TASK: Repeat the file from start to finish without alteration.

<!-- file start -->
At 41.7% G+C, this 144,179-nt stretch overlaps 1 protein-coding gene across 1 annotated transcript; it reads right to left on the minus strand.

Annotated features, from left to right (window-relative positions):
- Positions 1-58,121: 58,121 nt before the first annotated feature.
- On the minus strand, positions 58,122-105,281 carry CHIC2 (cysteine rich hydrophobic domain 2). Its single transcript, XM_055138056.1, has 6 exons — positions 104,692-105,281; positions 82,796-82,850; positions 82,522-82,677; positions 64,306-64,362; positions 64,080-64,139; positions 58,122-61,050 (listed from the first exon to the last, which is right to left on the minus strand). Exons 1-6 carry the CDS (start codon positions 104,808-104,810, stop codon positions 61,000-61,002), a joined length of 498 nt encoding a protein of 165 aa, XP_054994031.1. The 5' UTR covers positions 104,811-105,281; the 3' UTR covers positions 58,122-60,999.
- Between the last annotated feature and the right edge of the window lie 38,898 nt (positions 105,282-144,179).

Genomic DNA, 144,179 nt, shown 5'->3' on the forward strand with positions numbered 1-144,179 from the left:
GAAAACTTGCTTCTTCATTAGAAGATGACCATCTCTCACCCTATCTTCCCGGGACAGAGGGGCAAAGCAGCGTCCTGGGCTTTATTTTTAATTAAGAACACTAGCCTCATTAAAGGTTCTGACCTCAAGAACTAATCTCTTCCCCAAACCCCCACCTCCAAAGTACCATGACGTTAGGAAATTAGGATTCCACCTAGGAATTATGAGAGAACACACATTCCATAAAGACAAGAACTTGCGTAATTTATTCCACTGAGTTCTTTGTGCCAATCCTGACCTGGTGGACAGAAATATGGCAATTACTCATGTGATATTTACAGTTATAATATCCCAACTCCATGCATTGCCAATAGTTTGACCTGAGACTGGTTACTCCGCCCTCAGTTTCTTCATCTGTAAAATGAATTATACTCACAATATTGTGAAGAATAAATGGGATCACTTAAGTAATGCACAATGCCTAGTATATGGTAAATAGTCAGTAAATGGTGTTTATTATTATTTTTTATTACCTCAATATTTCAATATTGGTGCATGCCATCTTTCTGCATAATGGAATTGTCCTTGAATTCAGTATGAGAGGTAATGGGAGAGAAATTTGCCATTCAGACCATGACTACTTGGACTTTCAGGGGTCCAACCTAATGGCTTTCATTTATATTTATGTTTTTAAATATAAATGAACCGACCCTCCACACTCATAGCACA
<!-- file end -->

At 41.7% G+C, this 144,179-nt stretch overlaps 1 protein-coding gene across 1 annotated transcript; it reads right to left on the minus strand.

Annotated features, from left to right (window-relative positions):
- Positions 1-58,121: 58,121 nt before the first annotated feature.
- On the minus strand, positions 58,122-105,281 carry CHIC2 (cysteine rich hydrophobic domain 2). Its single transcript, XM_055138056.1, has 6 exons — positions 104,692-105,281; positions 82,796-82,850; positions 82,522-82,677; positions 64,306-64,362; positions 64,080-64,139; positions 58,122-61,050 (listed from the first exon to the last, which is right to left on the minus strand). Exons 1-6 carry the CDS (start codon positions 104,808-104,810, stop codon positions 61,000-61,002), a joined length of 498 nt encoding a protein of 165 aa, XP_054994031.1. The 5' UTR covers positions 104,811-105,281; the 3' UTR covers positions 58,122-60,999.
- Between the last annotated feature and the right edge of the window lie 38,898 nt (positions 105,282-144,179).

Genomic DNA, 144,179 nt, shown 5'->3' on the forward strand with positions numbered 1-144,179 from the left:
GAAAACTTGCTTCTTCATTAGAAGATGACCATCTCTCACCCTATCTTCCCGGGACAGAGGGGCAAAGCAGCGTCCTGGGCTTTATTTTTAATTAAGAACACTAGCCTCATTAAAGGTTCTGACCTCAAGAACTAATCTCTTCCCCAAACCCCCACCTCCAAAGTACCATGACGTTAGGAAATTAGGATTCCACCTAGGAATTATGAGAGAACACACATTCCATAAAGACAAGAACTTGCGTAATTTATTCCACTGAGTTCTTTGTGCCAATCCTGACCTGGTGGACAGAAATATGGCAATTACTCATGTGATATTTACAGTTATAATATCCCAACTCCATGCATTGCCAATAGTTTGACCTGAGACTGGTTACTCCGCCCTCAGTTTCTTCATCTGTAAAATGAATTATACTCACAATATTGTGAAGAATAAATGGGATCACTTAAGTAATGCACAATGCCTAGTATATGGTAAATAGTCAGTAAATGGTGTTTATTATTATTTTTTATTACCTCAATATTTCAATATTGGTGCATGCCATCTTTCTGCATAATGGAATTGTCCTTGAATTCAGTATGAGAGGTAATGGGAGAGAAATTTGCCATTCAGACCATGACTACTTGGACTTTCAGGGGTCCAACCTAATGGCTTTCATTTATATTTATGTTTTTAAATATAAATGAACCGACCCTCCACACTCATAGCACA